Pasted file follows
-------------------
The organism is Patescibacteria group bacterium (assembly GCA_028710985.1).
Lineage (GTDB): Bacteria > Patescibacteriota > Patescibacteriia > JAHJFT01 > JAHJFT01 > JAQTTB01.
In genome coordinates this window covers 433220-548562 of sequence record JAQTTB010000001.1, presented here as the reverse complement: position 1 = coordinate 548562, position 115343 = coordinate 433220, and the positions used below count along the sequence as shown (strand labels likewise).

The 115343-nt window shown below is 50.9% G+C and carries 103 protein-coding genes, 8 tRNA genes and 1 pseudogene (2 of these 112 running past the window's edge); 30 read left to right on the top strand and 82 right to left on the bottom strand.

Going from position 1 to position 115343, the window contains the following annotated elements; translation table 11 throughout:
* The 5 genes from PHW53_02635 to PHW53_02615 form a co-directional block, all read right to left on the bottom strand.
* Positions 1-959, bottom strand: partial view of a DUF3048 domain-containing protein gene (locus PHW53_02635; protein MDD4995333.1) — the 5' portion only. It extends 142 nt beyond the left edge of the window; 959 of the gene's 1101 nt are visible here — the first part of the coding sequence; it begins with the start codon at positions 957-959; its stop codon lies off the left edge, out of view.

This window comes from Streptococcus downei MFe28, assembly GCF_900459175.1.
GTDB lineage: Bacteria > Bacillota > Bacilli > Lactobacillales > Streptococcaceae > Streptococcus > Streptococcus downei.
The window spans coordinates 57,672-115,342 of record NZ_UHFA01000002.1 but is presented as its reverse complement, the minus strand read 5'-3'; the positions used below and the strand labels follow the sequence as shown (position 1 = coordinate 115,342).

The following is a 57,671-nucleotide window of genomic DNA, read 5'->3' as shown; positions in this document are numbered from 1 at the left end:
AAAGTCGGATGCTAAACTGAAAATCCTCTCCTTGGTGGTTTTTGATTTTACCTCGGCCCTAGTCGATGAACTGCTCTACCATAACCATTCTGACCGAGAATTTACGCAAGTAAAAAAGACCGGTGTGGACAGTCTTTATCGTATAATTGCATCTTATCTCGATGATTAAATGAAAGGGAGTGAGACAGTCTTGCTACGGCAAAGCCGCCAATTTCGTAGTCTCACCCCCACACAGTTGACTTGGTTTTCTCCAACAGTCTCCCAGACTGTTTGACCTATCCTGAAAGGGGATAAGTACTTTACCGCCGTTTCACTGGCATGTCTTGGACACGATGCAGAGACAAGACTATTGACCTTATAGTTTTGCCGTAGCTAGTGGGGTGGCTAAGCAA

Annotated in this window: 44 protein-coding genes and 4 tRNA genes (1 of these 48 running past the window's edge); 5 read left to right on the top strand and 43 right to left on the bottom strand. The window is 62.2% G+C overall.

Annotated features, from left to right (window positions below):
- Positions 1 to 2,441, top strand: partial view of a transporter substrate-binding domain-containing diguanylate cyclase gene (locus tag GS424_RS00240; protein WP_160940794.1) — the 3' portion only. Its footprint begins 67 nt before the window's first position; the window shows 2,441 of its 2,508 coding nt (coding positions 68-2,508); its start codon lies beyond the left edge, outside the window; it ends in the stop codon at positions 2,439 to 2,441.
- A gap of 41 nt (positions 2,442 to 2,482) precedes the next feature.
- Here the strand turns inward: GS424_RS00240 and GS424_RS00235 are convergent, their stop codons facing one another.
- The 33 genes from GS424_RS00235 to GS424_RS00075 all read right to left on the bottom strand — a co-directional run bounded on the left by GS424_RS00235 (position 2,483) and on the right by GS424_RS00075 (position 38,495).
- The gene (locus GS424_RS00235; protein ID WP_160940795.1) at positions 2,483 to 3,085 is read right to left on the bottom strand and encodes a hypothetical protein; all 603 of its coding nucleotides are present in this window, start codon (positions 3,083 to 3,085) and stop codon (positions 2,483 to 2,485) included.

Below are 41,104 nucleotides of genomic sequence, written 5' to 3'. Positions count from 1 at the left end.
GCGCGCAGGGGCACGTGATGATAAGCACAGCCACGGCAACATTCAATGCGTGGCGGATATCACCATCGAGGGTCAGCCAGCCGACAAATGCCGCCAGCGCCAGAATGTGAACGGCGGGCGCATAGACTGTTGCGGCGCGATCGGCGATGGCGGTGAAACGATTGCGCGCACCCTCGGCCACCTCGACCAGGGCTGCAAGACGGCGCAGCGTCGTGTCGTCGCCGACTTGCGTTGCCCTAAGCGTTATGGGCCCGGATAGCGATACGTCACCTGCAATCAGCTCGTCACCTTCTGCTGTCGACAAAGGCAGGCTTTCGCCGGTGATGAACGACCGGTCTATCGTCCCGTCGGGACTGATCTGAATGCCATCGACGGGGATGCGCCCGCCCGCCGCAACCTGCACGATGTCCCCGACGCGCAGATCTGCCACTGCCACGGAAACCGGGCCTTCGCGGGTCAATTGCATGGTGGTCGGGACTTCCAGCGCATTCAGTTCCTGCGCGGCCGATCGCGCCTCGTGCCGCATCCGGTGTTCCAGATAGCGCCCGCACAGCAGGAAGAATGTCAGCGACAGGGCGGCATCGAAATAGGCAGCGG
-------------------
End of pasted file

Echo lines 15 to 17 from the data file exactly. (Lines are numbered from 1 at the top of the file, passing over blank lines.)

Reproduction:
- Positions 1 to 2,441, top strand: partial view of a transporter substrate-binding domain-containing diguanylate cyclase gene (locus tag GS424_RS00240; protein WP_160940794.1) — the 3' portion only. Its footprint begins 67 nt before the window's first position; the window shows 2,441 of its 2,508 coding nt (coding positions 68-2,508); its start codon lies beyond the left edge, outside the window; it ends in the stop codon at positions 2,439 to 2,441.
- A gap of 41 nt (positions 2,442 to 2,482) precedes the next feature.
- Here the strand turns inward: GS424_RS00240 and GS424_RS00235 are convergent, their stop codons facing one another.